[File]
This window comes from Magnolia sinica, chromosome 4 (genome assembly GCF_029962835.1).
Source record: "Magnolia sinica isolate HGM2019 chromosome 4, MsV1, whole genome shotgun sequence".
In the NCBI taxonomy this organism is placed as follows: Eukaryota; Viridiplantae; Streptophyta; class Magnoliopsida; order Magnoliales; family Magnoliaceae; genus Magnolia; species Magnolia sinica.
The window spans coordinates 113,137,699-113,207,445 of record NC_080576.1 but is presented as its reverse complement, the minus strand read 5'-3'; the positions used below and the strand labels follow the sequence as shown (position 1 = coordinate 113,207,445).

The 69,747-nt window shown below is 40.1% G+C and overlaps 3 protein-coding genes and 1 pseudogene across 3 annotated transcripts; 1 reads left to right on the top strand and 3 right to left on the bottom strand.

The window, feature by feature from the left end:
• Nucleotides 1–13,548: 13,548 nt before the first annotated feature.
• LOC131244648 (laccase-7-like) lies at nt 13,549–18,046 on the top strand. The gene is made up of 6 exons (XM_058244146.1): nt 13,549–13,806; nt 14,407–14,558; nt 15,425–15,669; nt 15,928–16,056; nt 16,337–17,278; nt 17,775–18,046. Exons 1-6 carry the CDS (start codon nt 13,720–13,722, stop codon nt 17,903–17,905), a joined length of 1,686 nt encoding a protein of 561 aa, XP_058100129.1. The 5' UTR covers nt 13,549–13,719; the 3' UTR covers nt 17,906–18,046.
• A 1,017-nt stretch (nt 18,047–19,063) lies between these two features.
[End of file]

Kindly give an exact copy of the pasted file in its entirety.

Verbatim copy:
This window comes from Magnolia sinica, chromosome 4 (genome assembly GCF_029962835.1).
Source record: "Magnolia sinica isolate HGM2019 chromosome 4, MsV1, whole genome shotgun sequence".
In the NCBI taxonomy this organism is placed as follows: Eukaryota; Viridiplantae; Streptophyta; class Magnoliopsida; order Magnoliales; family Magnoliaceae; genus Magnolia; species Magnolia sinica.
The window spans coordinates 113,137,699-113,207,445 of record NC_080576.1 but is presented as its reverse complement, the minus strand read 5'-3'; the positions used below and the strand labels follow the sequence as shown (position 1 = coordinate 113,207,445).

The 69,747-nt window shown below is 40.1% G+C and overlaps 3 protein-coding genes and 1 pseudogene across 3 annotated transcripts; 1 reads left to right on the top strand and 3 right to left on the bottom strand.

The window, feature by feature from the left end:
• Nucleotides 1–13,548: 13,548 nt before the first annotated feature.
• LOC131244648 (laccase-7-like) lies at nt 13,549–18,046 on the top strand. The gene is made up of 6 exons (XM_058244146.1): nt 13,549–13,806; nt 14,407–14,558; nt 15,425–15,669; nt 15,928–16,056; nt 16,337–17,278; nt 17,775–18,046. Exons 1-6 carry the CDS (start codon nt 13,720–13,722, stop codon nt 17,903–17,905), a joined length of 1,686 nt encoding a protein of 561 aa, XP_058100129.1. The 5' UTR covers nt 13,549–13,719; the 3' UTR covers nt 17,906–18,046.
• A 1,017-nt stretch (nt 18,047–19,063) lies between these two features.